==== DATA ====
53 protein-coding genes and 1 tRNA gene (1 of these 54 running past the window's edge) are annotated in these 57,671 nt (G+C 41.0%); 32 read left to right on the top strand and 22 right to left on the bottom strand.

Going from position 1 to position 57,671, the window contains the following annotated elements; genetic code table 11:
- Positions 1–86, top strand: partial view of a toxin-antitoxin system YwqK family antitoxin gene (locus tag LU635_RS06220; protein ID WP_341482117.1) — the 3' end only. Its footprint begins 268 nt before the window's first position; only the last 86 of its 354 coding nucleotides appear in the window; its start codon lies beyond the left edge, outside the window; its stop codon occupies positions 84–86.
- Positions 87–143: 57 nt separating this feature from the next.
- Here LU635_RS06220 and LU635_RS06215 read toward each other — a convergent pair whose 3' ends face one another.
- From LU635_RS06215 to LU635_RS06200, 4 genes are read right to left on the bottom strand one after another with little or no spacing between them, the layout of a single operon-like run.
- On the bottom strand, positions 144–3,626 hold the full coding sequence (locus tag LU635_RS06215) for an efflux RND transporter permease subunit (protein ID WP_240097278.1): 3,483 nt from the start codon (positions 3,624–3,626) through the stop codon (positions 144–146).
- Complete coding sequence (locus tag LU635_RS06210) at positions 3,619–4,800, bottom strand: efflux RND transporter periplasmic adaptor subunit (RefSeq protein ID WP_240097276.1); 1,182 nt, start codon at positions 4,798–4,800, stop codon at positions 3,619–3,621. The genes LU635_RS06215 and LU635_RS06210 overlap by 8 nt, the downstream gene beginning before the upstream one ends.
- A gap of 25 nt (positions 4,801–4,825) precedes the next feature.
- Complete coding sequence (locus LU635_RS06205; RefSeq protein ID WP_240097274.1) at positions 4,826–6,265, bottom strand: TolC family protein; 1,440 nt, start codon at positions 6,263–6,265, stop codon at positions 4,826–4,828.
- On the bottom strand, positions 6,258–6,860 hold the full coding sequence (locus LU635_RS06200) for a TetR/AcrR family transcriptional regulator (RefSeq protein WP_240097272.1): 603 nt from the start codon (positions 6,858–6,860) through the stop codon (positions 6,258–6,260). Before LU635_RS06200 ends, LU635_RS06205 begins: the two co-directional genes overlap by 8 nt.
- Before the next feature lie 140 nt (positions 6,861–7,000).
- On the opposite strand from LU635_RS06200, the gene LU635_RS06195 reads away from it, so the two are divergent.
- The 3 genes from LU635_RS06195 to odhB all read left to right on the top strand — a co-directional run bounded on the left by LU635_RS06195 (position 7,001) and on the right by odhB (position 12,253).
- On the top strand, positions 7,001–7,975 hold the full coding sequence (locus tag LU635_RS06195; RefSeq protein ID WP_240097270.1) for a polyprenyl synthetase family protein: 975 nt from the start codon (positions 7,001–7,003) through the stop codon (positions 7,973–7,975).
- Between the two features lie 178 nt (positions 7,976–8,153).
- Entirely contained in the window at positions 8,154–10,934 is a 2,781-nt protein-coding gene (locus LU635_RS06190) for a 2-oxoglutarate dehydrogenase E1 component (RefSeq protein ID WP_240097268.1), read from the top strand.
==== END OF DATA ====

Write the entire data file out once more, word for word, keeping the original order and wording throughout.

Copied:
53 protein-coding genes and 1 tRNA gene (1 of these 54 running past the window's edge) are annotated in these 57,671 nt (G+C 41.0%); 32 read left to right on the top strand and 22 right to left on the bottom strand.

Going from position 1 to position 57,671, the window contains the following annotated elements; genetic code table 11:
- Positions 1–86, top strand: partial view of a toxin-antitoxin system YwqK family antitoxin gene (locus tag LU635_RS06220; protein ID WP_341482117.1) — the 3' end only. Its footprint begins 268 nt before the window's first position; only the last 86 of its 354 coding nucleotides appear in the window; its start codon lies beyond the left edge, outside the window; its stop codon occupies positions 84–86.
- Positions 87–143: 57 nt separating this feature from the next.
- Here LU635_RS06220 and LU635_RS06215 read toward each other — a convergent pair whose 3' ends face one another.
- From LU635_RS06215 to LU635_RS06200, 4 genes are read right to left on the bottom strand one after another with little or no spacing between them, the layout of a single operon-like run.
- On the bottom strand, positions 144–3,626 hold the full coding sequence (locus tag LU635_RS06215) for an efflux RND transporter permease subunit (protein ID WP_240097278.1): 3,483 nt from the start codon (positions 3,624–3,626) through the stop codon (positions 144–146).
- Complete coding sequence (locus tag LU635_RS06210) at positions 3,619–4,800, bottom strand: efflux RND transporter periplasmic adaptor subunit (RefSeq protein ID WP_240097276.1); 1,182 nt, start codon at positions 4,798–4,800, stop codon at positions 3,619–3,621. The genes LU635_RS06215 and LU635_RS06210 overlap by 8 nt, the downstream gene beginning before the upstream one ends.
- A gap of 25 nt (positions 4,801–4,825) precedes the next feature.
- Complete coding sequence (locus LU635_RS06205; RefSeq protein ID WP_240097274.1) at positions 4,826–6,265, bottom strand: TolC family protein; 1,440 nt, start codon at positions 6,263–6,265, stop codon at positions 4,826–4,828.
- On the bottom strand, positions 6,258–6,860 hold the full coding sequence (locus LU635_RS06200) for a TetR/AcrR family transcriptional regulator (RefSeq protein WP_240097272.1): 603 nt from the start codon (positions 6,858–6,860) through the stop codon (positions 6,258–6,260). Before LU635_RS06200 ends, LU635_RS06205 begins: the two co-directional genes overlap by 8 nt.
- Before the next feature lie 140 nt (positions 6,861–7,000).
- On the opposite strand from LU635_RS06200, the gene LU635_RS06195 reads away from it, so the two are divergent.
- The 3 genes from LU635_RS06195 to odhB all read left to right on the top strand — a co-directional run bounded on the left by LU635_RS06195 (position 7,001) and on the right by odhB (position 12,253).
- On the top strand, positions 7,001–7,975 hold the full coding sequence (locus tag LU635_RS06195; RefSeq protein ID WP_240097270.1) for a polyprenyl synthetase family protein: 975 nt from the start codon (positions 7,001–7,003) through the stop codon (positions 7,973–7,975).
- Between the two features lie 178 nt (positions 7,976–8,153).
- Entirely contained in the window at positions 8,154–10,934 is a 2,781-nt protein-coding gene (locus LU635_RS06190) for a 2-oxoglutarate dehydrogenase E1 component (RefSeq protein ID WP_240097268.1), read from the top strand.